“Normally, we obtain only minute samples of paint to analyze, so Hammersley’s Painting Books offer the unparalleled opportunity of a coherent and complete body of information compiled by the artist himself,” Alan told me. “His records allow for a level of understanding about materials, process, and conservation issues we simply can’t get through paint analysis alone.”

The Painting Books are now being transcribed, with the aim of eventually entering the contents into a text-searchable database. This information, together with the other archival materials now at the Research Institute, will serve as important research tools for detailed analysis of the painter’s practice, as well as a key reference for conservators who encounter Hammersley’s work.

Tagged , , , , , Bookmark the permalink. Post a comment or leave a trackback: Trackback URL.

Post a Comment

Your email is never published or shared. Required fields are marked *

*
*

You may use these HTML tags and attributes <a href="" title=""> <abbr title=""> <acronym title=""> <b> <blockquote cite=""> <cite> <code> <del datetime=""> <em> <i> <q cite=""> <strike> <strong>

  • Facebook

  • Twitter

  • Tumblr

    • photo from Tumblr

      All Hail Tiberius, Least Media-Savvy of the Roman Emperors

      Tiberius was proclaimed Roman emperor on September 17 in AD 14, exactly 2,000 years ago.

      He was also a bit wacko. “He was the least media-savvy emperor you could imagine,” says curator David Saunders, who has been in charge of this bronze portrait of Tiberius which leaves us on September 22. He point to this description found in the writings of Cassius Dio:

      Tiberius was a patrician of good education, but he had a most peculiar nature. He never let what he desired appear in his conversation, and what he said he wanted he usually did not desire at all. On the contrary, his words indicated the exact opposite of his real purpose; he denied all interest in what he longed for, and urged the claims of what he hated. He would exhibit anger over matters that were far from arousing his wrath, and make a show of affability where he was most vexed…In short, he thought it bad policy for the sovereign to reveal his thoughts; this was often the cause, he said, of great failures, whereas by the opposite course, far more and greater successes were attained.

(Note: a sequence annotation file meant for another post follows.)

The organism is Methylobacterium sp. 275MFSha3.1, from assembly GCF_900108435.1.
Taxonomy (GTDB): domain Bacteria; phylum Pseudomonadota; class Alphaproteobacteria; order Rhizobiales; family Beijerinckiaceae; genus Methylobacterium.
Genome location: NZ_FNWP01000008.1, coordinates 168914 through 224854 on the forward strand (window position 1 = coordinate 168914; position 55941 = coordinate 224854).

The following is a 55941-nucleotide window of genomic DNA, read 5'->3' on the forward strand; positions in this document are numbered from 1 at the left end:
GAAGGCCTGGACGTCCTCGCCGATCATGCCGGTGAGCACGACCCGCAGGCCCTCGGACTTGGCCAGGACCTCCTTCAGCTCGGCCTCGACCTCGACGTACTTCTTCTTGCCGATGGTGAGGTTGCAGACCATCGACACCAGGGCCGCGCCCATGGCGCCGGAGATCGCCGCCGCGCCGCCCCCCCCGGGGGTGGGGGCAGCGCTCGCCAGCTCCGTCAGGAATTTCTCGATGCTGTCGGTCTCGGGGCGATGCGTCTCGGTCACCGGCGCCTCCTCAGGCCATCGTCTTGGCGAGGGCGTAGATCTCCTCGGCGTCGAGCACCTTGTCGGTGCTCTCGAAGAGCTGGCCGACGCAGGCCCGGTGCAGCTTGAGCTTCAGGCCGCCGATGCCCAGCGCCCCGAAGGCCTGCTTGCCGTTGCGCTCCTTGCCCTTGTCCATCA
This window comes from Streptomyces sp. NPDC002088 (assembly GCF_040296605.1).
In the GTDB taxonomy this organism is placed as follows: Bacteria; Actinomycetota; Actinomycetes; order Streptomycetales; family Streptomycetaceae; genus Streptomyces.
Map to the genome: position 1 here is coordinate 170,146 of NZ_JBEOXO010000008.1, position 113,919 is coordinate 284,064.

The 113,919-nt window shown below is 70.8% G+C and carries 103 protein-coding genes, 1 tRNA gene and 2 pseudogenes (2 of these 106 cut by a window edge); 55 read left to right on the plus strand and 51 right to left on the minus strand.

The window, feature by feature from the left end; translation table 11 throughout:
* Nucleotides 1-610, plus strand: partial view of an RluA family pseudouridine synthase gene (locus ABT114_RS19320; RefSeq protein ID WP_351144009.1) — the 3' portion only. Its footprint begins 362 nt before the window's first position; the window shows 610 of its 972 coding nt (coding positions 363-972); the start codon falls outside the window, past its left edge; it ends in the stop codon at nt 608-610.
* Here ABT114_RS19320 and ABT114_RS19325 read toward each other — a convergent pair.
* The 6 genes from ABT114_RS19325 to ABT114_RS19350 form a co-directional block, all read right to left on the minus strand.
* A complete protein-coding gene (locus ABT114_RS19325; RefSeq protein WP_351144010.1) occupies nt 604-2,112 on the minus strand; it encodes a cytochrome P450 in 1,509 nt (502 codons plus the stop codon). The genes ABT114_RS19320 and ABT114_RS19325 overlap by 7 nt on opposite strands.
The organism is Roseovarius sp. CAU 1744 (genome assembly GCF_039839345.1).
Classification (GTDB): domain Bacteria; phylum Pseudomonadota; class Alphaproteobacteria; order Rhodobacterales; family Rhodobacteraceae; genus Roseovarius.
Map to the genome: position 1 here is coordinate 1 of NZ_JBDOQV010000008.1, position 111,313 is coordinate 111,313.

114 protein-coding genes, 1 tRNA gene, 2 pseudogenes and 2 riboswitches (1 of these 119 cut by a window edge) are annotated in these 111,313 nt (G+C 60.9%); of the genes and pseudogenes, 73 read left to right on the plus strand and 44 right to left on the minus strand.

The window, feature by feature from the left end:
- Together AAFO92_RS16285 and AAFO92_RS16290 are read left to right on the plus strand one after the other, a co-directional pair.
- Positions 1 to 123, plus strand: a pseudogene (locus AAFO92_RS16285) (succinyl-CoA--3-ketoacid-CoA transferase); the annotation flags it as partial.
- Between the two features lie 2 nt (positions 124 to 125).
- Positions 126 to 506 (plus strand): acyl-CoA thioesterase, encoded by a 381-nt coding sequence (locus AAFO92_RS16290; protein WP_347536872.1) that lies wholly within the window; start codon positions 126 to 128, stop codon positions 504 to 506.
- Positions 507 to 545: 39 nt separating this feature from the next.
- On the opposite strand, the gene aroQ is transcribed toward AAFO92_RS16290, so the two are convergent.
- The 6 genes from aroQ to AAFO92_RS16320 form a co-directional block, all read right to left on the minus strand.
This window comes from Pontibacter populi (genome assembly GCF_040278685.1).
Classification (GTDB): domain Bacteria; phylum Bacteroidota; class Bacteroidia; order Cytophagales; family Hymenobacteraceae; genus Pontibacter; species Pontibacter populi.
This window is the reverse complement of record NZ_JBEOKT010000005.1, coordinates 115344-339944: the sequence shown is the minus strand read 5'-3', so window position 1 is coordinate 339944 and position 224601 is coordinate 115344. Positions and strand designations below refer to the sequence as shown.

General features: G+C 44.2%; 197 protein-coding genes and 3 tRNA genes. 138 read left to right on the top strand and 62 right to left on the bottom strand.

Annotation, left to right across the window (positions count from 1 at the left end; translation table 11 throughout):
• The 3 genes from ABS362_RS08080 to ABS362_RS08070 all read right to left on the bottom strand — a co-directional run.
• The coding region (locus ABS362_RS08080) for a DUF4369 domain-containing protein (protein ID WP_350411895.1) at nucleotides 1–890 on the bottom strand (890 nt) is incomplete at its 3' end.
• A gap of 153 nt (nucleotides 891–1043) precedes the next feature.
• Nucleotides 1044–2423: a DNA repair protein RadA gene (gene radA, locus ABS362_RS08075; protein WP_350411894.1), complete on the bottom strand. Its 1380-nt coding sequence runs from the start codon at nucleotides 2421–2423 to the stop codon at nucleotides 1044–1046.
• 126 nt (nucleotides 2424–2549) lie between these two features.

Moreover, David tells us, “Tiberius’s accession itself was a farrago: Tiberius sort-of feigning reluctance, the Senate bullying him, he being all, ‘Well, if-I-have-to,’ and in the end—according to Suetonius—saying he’ll do it as long as he can retire.”

      Suetonius is full of great, albeit spurious, anecdotes about poor old Tiberius, David reports. “When someone addressed him as ‘My Lord,’ it is said, Tiberius gave warning that no such insult should ever again be thrown at him.”

      Happy accession, My Lord!

      Portrait Head of Tiberius (“The Lansdowne Tiberius”), early 1st century A.D., Roman. The J. Paul Getty Museum

      Statue of Tiberius (detail), Roman, A.D. 37, Soprintendenza Speciale per i Beni Archeologici di Napoli e Pompei – Museo Archeologico Nazionale di Napoli, Laboratorio di Conservazione e Restauro. Currently on view at the Getty Villa following conservation and study.

      09/17/14

  • Flickr